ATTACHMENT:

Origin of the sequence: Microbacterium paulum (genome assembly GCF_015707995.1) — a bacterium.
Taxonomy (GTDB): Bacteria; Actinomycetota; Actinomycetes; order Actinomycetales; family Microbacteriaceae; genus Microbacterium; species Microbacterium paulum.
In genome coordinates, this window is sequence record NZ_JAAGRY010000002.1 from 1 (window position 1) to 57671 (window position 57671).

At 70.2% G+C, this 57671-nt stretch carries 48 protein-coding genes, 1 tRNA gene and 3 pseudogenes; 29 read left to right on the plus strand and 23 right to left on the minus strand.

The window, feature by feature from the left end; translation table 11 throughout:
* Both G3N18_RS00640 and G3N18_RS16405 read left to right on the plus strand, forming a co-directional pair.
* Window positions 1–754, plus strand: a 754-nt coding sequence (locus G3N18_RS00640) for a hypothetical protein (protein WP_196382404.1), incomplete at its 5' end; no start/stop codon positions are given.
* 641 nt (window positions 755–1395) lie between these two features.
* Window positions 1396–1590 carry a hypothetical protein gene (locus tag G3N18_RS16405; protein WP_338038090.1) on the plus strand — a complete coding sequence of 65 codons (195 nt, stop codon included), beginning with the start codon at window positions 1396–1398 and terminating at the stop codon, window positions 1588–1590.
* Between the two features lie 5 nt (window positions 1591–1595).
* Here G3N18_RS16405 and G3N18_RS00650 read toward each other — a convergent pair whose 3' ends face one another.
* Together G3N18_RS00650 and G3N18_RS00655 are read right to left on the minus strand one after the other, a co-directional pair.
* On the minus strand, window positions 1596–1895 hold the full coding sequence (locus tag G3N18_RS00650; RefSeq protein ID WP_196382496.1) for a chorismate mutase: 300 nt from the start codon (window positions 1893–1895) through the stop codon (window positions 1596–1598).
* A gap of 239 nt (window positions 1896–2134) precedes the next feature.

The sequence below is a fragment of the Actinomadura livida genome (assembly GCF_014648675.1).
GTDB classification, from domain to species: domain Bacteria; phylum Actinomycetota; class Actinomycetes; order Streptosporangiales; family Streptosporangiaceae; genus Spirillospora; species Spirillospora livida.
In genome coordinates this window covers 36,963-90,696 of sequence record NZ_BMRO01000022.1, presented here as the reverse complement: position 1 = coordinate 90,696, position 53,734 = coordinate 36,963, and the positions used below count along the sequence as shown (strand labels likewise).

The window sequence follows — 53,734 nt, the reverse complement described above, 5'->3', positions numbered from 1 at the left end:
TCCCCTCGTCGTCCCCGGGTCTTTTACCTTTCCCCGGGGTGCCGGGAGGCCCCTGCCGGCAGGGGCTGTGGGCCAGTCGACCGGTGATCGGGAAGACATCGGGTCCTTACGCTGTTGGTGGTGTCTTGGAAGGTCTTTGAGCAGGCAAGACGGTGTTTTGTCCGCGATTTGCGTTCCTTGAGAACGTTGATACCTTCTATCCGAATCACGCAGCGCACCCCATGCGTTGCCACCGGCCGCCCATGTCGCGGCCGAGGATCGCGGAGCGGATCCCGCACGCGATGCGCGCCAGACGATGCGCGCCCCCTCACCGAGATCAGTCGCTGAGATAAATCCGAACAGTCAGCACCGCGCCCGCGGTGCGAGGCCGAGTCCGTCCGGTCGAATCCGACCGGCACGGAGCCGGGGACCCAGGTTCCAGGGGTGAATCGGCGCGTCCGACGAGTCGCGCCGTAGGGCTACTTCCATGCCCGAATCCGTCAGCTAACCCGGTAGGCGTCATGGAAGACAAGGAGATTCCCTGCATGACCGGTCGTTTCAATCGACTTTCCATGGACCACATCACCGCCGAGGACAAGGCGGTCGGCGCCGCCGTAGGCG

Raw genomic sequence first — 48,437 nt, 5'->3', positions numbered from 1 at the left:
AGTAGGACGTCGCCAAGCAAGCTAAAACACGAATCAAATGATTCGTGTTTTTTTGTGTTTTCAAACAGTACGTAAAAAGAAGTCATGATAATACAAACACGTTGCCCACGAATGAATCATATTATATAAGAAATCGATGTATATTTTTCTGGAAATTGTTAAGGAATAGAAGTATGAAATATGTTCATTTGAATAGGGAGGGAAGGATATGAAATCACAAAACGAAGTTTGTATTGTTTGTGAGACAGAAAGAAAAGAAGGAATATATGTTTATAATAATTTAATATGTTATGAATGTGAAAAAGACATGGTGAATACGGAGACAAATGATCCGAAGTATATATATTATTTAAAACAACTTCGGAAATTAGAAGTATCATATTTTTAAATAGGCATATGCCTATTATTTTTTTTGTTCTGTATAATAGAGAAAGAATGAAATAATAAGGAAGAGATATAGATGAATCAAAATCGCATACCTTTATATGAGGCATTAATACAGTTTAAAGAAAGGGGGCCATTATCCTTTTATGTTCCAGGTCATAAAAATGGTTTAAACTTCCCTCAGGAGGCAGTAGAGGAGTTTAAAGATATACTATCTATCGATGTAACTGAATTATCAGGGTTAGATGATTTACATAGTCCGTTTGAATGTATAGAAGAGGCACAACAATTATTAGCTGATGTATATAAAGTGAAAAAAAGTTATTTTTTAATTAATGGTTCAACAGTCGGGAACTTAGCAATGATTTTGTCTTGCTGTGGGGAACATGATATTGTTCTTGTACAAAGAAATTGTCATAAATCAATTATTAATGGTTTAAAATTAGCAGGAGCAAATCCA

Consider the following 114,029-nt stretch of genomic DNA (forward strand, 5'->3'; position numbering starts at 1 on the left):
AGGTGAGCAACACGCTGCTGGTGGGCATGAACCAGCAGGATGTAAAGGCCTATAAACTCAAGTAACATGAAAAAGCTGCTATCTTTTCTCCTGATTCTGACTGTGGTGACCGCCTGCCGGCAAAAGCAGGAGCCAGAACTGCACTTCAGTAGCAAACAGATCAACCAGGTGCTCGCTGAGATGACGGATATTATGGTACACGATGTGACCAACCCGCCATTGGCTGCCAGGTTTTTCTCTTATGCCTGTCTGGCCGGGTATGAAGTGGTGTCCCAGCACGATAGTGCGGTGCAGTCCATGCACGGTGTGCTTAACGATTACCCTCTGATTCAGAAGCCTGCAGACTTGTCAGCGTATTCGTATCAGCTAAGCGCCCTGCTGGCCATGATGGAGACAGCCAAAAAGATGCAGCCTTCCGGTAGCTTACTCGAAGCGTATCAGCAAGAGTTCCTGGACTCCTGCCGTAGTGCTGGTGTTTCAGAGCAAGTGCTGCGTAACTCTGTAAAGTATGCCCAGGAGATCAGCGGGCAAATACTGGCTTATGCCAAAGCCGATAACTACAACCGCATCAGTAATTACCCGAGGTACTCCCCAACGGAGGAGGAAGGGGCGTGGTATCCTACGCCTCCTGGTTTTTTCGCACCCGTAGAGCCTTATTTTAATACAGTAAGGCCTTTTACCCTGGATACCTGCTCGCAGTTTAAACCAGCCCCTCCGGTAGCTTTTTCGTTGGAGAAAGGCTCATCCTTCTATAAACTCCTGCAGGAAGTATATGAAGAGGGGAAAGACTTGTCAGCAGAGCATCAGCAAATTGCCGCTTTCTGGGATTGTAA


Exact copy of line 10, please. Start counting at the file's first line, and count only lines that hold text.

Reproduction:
* Between the two features lie 5 nt (window positions 1591–1595).